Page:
9 Cadets and 5 Cadet Force Adult Volunteers from the Air Training Corps (ATC) have just returned from a three week trip to South Africa and Namibia. The team came from 6 Wings, representing 3 Regions of the ATC. The main purpose of the trip was to complete the Fish River Canyon trek but also give a new experience and a clear insight into the lifestyles and history of a very different and diverse culture.
The venture in total included five days and nights on a foot trek through the Fish River Canyon, largest canyon in Africa and second largest in the world, being the first Air Cadets to complete the trek, if not the first UK Cadets to complete. Two days canoeing and camping along the Orange River. Two days project work in the Riemvasmaak community (a Nama community). The trip was rounded off by sightseeing around Cape Town and Cape of Good Hope.
The Ulysses Trust Grant of £5,000 was much needed and appreciated and it helped to pay off part of the cost for the Cadets and the increase in payment for the flights. This saved us a considerable amount of fund raising and being able to close out these payments in June.
The expedition was planned to be the trip of a lifetime for the Cadets, for those who had not been outside of the UK before, it was a life changing experience both from the physical challenge of the Fish River Canyon and the opportunity to witness Nama culture.
The Fish River Canyon trek was an awesome experience, living for 5 days and nights with only essential equipment, no modern electronics apart from cameras, was an experience, almost a sense of freedom, working just by the sunrise and sunset. The team sleeping on the canyon floor without tents (zero rain) each night which added to the experience of the venture, which everybody enjoyed.
Carrying heavy rucksacks in the heat was really hard and the expedition experienced really good weather (perhaps too good) and combined with the underfoot conditions ranging from bolder fields, loose sand to hard earth. For some it was their first experience with this mix of terrain. Everyone found this expedition a really challenging time (especially when the sun was at its peak) and made us respect our Guides even more for their knowledge and dedication to making our expedition safe and enjoyable.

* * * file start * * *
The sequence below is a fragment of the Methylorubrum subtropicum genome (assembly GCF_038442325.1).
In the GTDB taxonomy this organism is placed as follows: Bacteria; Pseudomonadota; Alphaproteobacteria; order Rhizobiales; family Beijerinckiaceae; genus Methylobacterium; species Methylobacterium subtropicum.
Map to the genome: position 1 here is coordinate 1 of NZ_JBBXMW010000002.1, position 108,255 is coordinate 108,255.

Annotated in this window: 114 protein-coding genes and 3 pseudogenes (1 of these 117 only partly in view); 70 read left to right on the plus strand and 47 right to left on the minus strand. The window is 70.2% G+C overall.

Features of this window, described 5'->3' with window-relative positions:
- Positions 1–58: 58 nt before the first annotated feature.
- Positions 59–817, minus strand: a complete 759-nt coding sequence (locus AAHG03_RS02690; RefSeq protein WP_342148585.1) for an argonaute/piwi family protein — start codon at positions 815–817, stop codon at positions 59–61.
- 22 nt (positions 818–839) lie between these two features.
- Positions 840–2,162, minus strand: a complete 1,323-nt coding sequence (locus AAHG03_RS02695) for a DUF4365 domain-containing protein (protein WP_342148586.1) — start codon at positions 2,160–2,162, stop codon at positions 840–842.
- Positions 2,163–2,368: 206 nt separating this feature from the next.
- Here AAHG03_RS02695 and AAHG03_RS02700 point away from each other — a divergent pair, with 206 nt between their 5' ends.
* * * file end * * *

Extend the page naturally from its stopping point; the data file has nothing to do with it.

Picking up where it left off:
While camping and trekking in the canyon and on the canoe expedition the group soon realised that animals have a lot more character in their natural habitat and seeing a wide range of animals grazing in the same area. These phases of the venture provided a chance to be completely at one with nature and learn to appreciate life with only the bare essentials, no modern technology and with people who had become good friends. The party practiced ‘minimal impact and leave no trace’ and were constantly learning about environmental issues.
Working at the Riemvasmaak community gave an insight into the lives of those from a different culture and at the end the children would appear and a football games was held, which we lost in true tradition. Seeing how the Nama are able to live happily without modern commercialisation made everyone appreciate the simple things in life. At the end a donation of football outfits and training equipment was made as well as the donation of calculators to the local school.
“I think volunteering at the school and with the community of Riemvasmaak was truly one of the most rewarding things – to play football, donate kit to the school and to just witness the sheer gratitude of the pupils was really something to cherish.” Cdt Maddie Ashworth, West Mercian Wing.
In the end it all comes down to team work and self-confidence. By the end of the venture everybody had gained more respect for the simplicity of nature and also the animals after seeing them roaming free and wild in an untouched unspoilt environment. It was inspiring to see how individuals supported each other throughout the expedition. In conclusion we consider this expedition a great success with many of the group wanting to travel again further broadening their horizons and opening their minds to new opportunities.
“How to describe the trip of a lifetime; I’m still amazed that I and my friends have completed the trek. Completing the canyon; the sense of relief and accomplishment. This trip was a dream made reality.”
Cdt Dylan Burkey, No2 Welsh Wing
Squadron Leader Bill Hoe who organised the expedition commented:
“We are very grateful to the Ulysses Trust for their generous grant which helped the cadets achieve a huge amount from this expedition, the majority of whom had not been trekking overseas before.”
Our thanks go to the generosity of the Royal Air Force Charitable Trust for supporting this expedition. www.rafct.com